The target audience are middle and higher management of industry, research and government. As one of the objectives is to establish commitment, the linkage with decision makers is important. The focus on action plans for solving complex social issues, implicates the participation of representatives of several institutional stakeholders.


The main characteristic of the Backcasting approach is to involve stakeholders at an early stage in the Foresight process and develop a future long term vision of the desired scenario. Then all participants can translate this back into tangible actions (“think in jumps, act in steps”). The following steps can be followed:

1. Strategic problem orientation and definition: Align with the problem to assess the present needs and clarify current and future unsustainable aspects. This includes the identification of relevant stakeholders.

2. Development of future vision: The next step is to create visions on how a future can be established where the assessed problems and unsustainable aspects are solved. Charcoal sketches are made to visualise the long term future scenarios.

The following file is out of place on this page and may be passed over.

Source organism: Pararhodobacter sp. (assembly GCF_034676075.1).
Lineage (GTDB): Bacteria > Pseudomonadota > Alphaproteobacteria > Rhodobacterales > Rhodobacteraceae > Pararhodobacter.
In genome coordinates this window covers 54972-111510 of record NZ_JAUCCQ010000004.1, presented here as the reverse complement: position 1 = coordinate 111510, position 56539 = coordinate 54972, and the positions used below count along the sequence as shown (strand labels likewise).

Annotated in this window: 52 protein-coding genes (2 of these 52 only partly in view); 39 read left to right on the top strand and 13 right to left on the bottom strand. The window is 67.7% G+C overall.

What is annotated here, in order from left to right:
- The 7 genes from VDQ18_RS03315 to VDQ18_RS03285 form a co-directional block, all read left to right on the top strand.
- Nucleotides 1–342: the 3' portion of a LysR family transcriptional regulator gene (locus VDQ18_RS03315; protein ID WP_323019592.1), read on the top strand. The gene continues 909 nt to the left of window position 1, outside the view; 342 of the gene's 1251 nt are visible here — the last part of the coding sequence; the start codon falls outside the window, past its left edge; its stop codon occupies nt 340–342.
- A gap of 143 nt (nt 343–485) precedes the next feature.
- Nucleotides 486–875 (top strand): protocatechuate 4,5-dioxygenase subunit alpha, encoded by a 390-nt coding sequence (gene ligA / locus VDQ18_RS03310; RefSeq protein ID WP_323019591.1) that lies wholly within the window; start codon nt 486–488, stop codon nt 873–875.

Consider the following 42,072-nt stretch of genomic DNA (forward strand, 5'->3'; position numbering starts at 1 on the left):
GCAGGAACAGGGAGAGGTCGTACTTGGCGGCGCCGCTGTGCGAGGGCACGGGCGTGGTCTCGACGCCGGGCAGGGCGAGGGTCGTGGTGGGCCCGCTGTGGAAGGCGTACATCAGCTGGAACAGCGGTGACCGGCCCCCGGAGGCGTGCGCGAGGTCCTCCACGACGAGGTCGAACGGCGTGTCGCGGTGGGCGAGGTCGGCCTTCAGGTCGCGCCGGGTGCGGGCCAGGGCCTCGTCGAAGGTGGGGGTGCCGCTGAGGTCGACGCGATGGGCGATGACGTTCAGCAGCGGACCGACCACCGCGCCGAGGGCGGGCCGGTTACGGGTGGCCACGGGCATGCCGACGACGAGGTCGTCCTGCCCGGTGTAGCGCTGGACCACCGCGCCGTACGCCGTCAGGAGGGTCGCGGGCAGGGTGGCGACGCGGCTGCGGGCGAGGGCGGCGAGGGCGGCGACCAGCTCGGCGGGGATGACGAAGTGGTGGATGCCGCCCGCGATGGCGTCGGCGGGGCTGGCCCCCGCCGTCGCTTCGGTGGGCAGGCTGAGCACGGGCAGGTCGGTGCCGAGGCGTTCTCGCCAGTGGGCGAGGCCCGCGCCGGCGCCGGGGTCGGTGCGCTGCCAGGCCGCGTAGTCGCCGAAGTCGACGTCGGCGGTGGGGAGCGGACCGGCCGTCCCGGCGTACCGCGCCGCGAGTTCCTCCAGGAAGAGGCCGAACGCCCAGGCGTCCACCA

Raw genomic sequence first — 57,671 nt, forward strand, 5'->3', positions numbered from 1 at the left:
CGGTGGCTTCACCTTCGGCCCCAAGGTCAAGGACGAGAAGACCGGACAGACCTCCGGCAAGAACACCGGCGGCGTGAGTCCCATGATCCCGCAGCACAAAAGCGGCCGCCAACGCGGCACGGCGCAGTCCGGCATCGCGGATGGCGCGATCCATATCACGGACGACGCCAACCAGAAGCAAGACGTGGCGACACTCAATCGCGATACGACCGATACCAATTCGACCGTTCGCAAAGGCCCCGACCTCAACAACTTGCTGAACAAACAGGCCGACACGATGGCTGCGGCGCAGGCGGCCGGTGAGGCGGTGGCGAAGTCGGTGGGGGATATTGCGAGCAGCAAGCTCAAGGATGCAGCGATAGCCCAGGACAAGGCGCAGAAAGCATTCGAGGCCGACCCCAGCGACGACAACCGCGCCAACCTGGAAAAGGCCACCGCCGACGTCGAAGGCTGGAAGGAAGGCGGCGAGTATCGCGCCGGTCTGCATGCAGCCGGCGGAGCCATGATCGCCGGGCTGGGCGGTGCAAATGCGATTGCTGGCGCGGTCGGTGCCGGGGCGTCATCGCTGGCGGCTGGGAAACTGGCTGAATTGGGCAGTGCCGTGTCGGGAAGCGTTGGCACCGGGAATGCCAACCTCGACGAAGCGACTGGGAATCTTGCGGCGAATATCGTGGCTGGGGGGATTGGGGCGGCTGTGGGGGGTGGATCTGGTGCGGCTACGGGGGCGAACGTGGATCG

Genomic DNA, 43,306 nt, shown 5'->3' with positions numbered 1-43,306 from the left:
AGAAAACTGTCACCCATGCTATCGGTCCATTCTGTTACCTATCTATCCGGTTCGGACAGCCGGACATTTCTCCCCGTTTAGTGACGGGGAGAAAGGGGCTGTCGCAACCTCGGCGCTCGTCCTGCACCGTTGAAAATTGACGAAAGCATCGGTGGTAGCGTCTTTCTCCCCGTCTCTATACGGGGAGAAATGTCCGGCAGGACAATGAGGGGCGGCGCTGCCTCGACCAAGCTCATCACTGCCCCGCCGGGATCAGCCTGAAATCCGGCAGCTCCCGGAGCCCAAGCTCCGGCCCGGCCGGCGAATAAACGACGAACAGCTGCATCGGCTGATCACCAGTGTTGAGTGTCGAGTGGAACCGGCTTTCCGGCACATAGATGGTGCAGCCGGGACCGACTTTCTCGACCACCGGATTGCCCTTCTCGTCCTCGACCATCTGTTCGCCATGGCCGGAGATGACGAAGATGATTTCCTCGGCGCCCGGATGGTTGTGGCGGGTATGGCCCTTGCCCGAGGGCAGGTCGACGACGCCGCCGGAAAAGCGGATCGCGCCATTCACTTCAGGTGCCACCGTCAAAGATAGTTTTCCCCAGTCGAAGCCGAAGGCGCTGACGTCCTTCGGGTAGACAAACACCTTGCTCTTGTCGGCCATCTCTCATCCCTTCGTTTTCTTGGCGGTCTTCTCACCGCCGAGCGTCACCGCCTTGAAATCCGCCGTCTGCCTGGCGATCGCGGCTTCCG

3. Backcasting: Set out alternative solutions. Possible ways to develop the desired future are developed and discussed among the participants.

4. Explore solutions/options and identify bottlenecks: The different solution pathways are further defined and analysed to prepare on the selection process in the next step. A possible method to use can be LCA.

5. Selection of option and implementation of action plan: The pathways are discussed among the participating stakeholders and a selection is made for one pathway to be made operational. Part of this step is developing an action plan, including ways to tackle the bottlenecks identified.

6. Define roles of stakeholders and setup co-operation agreements: A solid platform for action is set up, in which all major stakeholders participate. Responsibilities are set in long term agreements and an innovation champion is identified who can carry the work forward.